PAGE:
Monday, January 30, 2006

Two More for the Bookshelves

Filed under "Read." My last two train reads have been rather heavy duty.

Mark LeVine's Why They Dont Hate Us: Lifting the Veil on the Axis of Evil is accurately described in the review at Powell's as a "sprawling" book. Indeed it is, and by the end I was too tired to hear his conclusions. Much of the meat of the text, based around the uncontroversial idea that the "Us" and "Them" of Huntington's Clash of Civilizations thesis is a gross oversimplification, is devoted to stats and anecdotes, which rarely sit comfortably side by side even if such an approach is, arguably, a legitimate way of combining "subjective" and "objective" sociological methodologies. There are some telling points made, but you have to dig them out with an oyster shucker, and I'm allergic. Nonetheless, it's a worthy book and has some stinging things to say about the traditional Left today that are worth reading.

By contrast, Bernard Flynn's The Philosophy of Claude Lefort: Interpreting the Political was a fascinating read that I genuinely didn't want to put down. It's a hard-core academic text, and I had to go back and re-read Machiavelli before beginning it, but it really was worth it, and I only wish Flynn had gone into greater detail, particularly given the effort I went to to locate this book (I bought it from a U.S. site in the end).

Lefort is hugely underestimated and neglected as a thinker, even in France, it would seem; Castoriadis has hogged the limelight as far as Socialisme ou Barbarie is concerned. But he has some important and interesting ideas about modernity and totalitarianism that bear considering and examination. Here's the Powell's blurb:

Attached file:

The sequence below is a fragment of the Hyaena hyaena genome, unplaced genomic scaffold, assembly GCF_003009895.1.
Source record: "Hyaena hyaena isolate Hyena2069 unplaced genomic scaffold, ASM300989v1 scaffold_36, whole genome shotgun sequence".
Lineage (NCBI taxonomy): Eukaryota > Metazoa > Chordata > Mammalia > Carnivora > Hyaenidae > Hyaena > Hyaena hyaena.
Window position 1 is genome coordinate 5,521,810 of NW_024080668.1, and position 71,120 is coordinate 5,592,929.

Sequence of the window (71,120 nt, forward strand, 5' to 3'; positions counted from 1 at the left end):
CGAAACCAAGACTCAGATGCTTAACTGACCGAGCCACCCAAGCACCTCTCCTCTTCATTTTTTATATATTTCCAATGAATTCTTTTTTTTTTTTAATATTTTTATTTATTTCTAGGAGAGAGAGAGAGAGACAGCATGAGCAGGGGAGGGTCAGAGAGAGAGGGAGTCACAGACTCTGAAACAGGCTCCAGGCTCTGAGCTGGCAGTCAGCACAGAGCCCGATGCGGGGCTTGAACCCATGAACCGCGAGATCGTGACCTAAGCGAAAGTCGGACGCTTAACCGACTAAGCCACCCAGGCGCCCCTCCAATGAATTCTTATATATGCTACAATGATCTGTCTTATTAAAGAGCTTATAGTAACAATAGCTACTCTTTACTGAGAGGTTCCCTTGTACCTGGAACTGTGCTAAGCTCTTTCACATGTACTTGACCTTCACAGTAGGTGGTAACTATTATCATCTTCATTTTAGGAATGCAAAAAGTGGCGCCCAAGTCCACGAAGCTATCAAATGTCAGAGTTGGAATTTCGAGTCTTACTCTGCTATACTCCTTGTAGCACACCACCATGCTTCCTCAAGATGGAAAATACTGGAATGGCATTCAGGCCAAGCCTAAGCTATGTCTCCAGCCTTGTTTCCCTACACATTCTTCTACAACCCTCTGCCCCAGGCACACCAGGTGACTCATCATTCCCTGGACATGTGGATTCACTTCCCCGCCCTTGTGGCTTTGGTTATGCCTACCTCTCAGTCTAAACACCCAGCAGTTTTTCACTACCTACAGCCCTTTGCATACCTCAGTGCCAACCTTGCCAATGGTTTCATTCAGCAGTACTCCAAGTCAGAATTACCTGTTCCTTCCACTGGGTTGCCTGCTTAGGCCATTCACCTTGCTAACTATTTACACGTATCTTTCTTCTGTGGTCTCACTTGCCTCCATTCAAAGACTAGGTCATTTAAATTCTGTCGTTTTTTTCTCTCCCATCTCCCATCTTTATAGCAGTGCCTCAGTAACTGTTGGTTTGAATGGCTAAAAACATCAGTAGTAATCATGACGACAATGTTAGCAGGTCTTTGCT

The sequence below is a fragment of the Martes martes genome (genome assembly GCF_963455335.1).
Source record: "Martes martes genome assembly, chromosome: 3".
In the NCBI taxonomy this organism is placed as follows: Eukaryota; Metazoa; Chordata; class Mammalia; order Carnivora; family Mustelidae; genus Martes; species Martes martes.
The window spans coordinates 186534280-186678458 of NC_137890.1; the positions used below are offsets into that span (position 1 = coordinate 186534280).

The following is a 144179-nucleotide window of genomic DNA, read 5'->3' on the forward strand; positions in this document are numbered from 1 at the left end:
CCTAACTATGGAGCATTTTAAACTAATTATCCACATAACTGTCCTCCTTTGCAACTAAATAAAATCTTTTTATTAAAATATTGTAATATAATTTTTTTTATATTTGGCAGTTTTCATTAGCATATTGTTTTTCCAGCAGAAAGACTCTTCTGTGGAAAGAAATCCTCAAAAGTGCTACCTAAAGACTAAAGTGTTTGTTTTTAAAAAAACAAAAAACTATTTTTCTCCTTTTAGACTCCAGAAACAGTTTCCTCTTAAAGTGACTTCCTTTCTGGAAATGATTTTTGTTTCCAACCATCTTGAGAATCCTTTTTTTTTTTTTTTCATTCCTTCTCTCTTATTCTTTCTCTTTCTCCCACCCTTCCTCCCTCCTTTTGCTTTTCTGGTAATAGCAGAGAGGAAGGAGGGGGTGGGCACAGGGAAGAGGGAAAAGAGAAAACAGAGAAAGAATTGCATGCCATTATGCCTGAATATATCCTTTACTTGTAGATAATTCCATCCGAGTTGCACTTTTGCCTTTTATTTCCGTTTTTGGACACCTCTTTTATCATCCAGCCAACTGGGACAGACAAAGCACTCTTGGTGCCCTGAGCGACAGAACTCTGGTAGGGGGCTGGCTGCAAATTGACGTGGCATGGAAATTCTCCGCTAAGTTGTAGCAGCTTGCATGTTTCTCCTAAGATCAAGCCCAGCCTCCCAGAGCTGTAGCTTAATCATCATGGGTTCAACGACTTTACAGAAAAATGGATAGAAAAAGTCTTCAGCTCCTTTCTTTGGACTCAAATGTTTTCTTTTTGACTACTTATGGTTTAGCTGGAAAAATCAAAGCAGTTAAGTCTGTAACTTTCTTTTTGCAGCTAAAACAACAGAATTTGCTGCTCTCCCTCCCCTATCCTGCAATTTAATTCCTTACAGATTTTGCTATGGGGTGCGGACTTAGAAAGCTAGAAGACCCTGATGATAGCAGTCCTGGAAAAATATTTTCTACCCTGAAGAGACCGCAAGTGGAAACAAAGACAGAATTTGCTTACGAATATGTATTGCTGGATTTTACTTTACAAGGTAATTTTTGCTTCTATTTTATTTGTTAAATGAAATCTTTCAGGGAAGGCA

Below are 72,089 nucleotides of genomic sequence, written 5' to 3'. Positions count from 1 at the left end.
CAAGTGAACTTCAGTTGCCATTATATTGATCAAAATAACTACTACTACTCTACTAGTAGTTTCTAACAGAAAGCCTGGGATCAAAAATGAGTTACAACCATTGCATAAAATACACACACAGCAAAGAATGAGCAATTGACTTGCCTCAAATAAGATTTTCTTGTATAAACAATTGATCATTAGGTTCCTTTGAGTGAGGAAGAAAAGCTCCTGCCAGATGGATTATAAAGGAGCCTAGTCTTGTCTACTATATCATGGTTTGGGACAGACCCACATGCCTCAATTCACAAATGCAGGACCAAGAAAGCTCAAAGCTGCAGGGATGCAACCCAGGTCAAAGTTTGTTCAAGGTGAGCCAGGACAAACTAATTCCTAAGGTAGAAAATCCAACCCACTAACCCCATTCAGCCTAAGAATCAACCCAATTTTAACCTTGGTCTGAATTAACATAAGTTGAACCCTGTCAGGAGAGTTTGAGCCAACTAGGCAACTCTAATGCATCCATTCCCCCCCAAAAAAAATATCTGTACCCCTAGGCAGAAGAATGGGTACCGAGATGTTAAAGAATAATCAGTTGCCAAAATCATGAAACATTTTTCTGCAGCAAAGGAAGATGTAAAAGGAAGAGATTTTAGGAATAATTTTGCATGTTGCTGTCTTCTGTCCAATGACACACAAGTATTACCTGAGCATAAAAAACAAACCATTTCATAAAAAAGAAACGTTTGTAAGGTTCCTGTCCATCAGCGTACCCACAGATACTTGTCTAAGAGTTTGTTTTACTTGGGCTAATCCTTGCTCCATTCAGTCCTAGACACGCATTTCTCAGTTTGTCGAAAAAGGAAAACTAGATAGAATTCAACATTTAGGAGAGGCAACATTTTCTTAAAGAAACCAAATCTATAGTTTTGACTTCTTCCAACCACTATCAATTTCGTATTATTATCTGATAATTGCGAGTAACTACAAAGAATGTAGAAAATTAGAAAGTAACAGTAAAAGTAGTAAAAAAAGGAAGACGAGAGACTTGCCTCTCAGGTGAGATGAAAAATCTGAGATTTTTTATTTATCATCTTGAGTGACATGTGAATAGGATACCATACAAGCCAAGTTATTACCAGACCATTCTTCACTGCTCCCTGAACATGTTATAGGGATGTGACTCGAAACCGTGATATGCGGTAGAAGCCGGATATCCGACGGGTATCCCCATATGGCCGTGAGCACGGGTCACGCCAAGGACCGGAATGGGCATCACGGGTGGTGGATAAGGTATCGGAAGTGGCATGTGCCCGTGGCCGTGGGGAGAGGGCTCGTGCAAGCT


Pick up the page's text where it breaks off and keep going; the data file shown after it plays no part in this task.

"From the beginning the French philosopher Claude Lefort has set himself the task of interpreting the political life of modern society, and over time he has succeeded in elaborating a distinctive conception of modern democracy that is linked to both historical analysis and a novel form of philosophical reflection. This book, the first full-scale study of Lefort to appear in English, offers a clear and compelling account of Lefort's accomplishment—its unique merits, its relation to political philosophy within the Continental tradition, and its great relevance today.

Much of what passes for political philosophy in our day is merely politicized philosophical concepts, a distinction author Bernard Flynn underscores as he describes the development of Lefort's truly political philosophy—its ideas formed in response to his own political experience and to the work of certain major figures within the tradition of political thought. Beginning with Lefort's most important single work, his book on Machiavelli, Flynn presents the philosopher's conceptions of politics, modernity, and interpretation in the context within which they took shape. He then draws on a wide variety of Lefort's works to explicate his notions of premodern and modern democracy in which totalitarianism, in Lefort's singular and highly influential theory, is identified as a permanent problem of modernity.

A valuable exposition of one of the most important Continental philosophers of the post-World War II period, Flynn's book is itself a noteworthy work of interpretive philosophy, pursuing the ideas and issues addressed by Lefort to a point of unparalleled clarity and depth."

Next up, a nice, gentle, lowbrow read: Chuck Klosterman's Sex, Drugs and Cocoa-Puffs: A Low Culture Manifesto.


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